The list presented below includes Truc Ho’s popular song, “Dap Loi Song Nui,” which translates to “Answering the Call of the Mountains and Rivers.”  This song was composed earlier in 2008, though I have yet had the opportunity to share it with you.  Any fans of Truc Ho surely know about this song already.  However, if you have not listened to it yet, now is as good a time as any.

tran-thi-hai

The Songs of Freedom:

Viet Khang – Viet Nam Toi Dau?

Viet Khang – Anh La Ai?

Truc Ho – Trieu Con Tim

Truc Ho – Dap Loi Song Nui

To download the songs above, simply right click on each file, then choose the “save link as” option on your computer.  The next step is self explanatory: click save,” or download,” whatever it is that comes up at this point.  These steps apply both to Macs and PCs, as the process and results will be exactly the same.  To my users outside of North America, Vietnam especially, choose the corresponding options in your language and you too should receive the songs.

From here, do as you please with the music.  Listen to it, enjoy it, and share it with the world.  To my people in Vietnam who are able to access this blog, here is your chance to acquire what your government has been trying so hard to shield from you all this time.  Take this music, spread it as far and wide as you can, by whatever means at your disposal.  This is only a small step, but it’s a small step forward.  The world is with you, may you never give up.

Million Hearts, One Voice: Truc Ho’s Human Rights Campaign

Posted in IV. Columns, Music, Politics, Society, Videos with tags , , , , , , on January 5, 2013 by Ian Pham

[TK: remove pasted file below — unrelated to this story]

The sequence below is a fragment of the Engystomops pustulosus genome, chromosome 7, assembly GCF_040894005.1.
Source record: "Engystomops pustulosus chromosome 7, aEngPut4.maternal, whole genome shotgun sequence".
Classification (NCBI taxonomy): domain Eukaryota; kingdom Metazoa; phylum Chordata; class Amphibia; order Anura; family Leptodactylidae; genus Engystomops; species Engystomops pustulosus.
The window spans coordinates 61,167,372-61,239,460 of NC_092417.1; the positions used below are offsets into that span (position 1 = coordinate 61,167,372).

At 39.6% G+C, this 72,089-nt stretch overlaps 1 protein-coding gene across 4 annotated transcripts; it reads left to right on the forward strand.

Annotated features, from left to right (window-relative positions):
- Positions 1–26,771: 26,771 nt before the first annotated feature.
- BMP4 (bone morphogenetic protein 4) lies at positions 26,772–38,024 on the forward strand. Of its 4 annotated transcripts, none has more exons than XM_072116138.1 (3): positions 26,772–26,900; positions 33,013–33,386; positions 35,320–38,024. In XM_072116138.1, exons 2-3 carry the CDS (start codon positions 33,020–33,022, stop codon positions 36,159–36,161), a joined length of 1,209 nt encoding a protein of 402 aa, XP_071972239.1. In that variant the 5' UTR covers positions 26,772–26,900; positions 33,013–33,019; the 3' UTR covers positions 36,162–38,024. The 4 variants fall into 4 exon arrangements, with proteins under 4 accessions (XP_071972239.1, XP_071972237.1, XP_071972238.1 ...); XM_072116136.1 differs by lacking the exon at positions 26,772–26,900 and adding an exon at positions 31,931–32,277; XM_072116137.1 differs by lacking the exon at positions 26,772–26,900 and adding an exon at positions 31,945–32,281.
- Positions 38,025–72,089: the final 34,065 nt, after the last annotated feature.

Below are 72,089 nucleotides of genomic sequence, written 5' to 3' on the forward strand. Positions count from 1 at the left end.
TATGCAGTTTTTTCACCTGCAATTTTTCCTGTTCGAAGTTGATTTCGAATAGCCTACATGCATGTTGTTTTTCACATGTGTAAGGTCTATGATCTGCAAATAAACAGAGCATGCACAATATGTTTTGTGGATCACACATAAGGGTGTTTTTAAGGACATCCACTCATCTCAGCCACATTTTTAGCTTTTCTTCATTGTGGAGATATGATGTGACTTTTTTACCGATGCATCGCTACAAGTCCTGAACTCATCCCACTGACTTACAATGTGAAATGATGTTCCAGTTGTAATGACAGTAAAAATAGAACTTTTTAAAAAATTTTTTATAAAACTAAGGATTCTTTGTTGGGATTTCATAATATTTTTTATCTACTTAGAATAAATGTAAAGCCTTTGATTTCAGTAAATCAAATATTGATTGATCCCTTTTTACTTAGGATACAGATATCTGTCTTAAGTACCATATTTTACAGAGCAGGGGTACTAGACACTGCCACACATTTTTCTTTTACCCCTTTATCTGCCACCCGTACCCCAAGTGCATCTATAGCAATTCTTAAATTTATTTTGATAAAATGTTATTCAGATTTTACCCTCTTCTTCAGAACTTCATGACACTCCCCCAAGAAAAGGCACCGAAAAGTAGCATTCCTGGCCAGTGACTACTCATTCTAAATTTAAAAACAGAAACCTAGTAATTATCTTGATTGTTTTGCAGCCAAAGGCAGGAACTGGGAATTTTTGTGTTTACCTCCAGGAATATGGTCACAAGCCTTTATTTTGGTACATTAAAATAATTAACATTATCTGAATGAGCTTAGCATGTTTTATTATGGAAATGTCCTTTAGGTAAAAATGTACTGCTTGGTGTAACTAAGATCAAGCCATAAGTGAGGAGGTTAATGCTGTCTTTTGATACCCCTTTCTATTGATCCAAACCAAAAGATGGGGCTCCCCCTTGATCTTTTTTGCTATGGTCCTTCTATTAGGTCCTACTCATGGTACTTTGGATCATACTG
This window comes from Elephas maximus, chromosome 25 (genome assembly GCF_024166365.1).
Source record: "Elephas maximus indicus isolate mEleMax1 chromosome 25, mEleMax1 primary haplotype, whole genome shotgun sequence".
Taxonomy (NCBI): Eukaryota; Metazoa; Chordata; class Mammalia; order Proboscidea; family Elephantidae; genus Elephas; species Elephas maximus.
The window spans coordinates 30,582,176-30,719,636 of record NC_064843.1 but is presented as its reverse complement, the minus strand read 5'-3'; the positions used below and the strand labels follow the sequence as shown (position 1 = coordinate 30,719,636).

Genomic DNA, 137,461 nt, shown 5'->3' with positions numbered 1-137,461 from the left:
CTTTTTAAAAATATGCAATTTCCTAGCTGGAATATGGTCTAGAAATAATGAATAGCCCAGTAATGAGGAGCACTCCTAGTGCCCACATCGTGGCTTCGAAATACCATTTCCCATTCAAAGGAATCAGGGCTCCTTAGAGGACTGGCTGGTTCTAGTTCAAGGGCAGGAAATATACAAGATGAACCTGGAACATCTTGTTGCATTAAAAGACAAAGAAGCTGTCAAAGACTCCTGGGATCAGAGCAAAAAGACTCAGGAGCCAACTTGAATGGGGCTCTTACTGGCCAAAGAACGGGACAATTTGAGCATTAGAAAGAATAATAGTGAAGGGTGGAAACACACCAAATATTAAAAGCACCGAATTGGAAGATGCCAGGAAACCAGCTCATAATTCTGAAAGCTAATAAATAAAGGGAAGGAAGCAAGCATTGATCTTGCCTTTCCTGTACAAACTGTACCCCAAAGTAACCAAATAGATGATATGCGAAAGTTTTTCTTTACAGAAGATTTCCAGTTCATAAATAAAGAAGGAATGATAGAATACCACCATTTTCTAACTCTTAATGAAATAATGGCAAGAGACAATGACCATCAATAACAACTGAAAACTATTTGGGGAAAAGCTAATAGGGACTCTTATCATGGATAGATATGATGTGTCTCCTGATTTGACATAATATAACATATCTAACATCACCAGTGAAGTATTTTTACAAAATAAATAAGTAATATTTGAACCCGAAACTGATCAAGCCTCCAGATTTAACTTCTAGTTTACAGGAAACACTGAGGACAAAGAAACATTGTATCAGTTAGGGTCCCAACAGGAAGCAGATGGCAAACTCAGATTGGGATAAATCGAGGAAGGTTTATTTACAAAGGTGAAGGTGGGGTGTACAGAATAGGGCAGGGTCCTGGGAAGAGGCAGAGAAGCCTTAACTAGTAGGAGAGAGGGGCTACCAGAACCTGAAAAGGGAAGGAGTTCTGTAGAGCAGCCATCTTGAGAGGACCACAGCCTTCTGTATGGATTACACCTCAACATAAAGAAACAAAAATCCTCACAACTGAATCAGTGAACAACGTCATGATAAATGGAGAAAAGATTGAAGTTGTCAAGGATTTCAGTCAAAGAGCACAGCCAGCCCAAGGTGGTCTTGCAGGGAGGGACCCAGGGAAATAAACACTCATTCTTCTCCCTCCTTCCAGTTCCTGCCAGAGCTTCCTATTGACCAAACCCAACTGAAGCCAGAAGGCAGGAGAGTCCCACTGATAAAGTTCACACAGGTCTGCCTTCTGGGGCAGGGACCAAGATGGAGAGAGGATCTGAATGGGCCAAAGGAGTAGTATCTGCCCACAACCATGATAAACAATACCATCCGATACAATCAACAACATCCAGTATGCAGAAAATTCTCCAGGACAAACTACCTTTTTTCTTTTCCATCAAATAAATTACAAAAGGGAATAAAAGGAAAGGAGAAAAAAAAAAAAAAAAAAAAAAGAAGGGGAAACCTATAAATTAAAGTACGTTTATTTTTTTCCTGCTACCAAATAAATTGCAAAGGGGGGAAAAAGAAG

For the past couple months, Mr. Truc Ho has been conducting yet another brilliant campaign for human rights in Vietnam.  This most recent campaign is called “Million Hearts, One Voice,” and has caused quite a headache for the Communist leadership in Hanoi.  Not only did Truc Ho present a petition with over 135,000 signatures to both American and U.N leaders about Vietnam’s human rights issue, he also crafted a beautiful new song to support his campaign.

One of the flagships of Truc Ho’s campaign, next to his petition, is his newly composed song, “Trieu Con Tim,” or “A Million Hearts.”  Trieu Con Tim is a finely crafted song that vividly describes the countless abuses and failures of the Communist Party in Vietnam.  Their pathetic display on the world stage, especially their kowtowing to Beijing and the CCP, as well as their pathetic displays at home brought to light.

The song mentions some specific cases that happened recently in Vietnam.  One such case is the self-immolation of a mother in protest of the Hanoi government.  As a blogger, her daughter was detained as result of her courage to criticize the party.  Other cases, such as the government’s seizing of a citizen’s property, and the losing of Paracel and Spratly are also mentioned.  These stories will be mentioned in more detail in future posts.

This campaign has made a huge impact America’s new foreign policy towards Vietnam.  The Obama Administration’s Vietnam policy has shifted dramatically, and relations between the two nations have begun to deteriorate.  The U.S. has become fed up with the lack of progress on Vietnam’s human rights situation.  Therefore, they no longer seek to strengthen relations with the Communist Vietnamese.  This recent development will too be covered in a follow-up article.

For now, if you haven’t already, give this song a listen, enjoy it, and think about the message that it is delivering.  In the near future, I will write an article that gives everyone an opportunity to download the music of Truc Ho, as well as the music of Viet Khang.  This will make it possible for anyone who has access to this blog, whether inside or outside of Vietnam, to download the music and circulate it where ever they feel necessary.  Until then, hang tight, my fellows, and stock up on some blank CD’s.

The Trial of Viet Khang

Posted in Democracy Activists, Politics, Society with tags , , , , , , , on October 28, 2012 by Ian Pham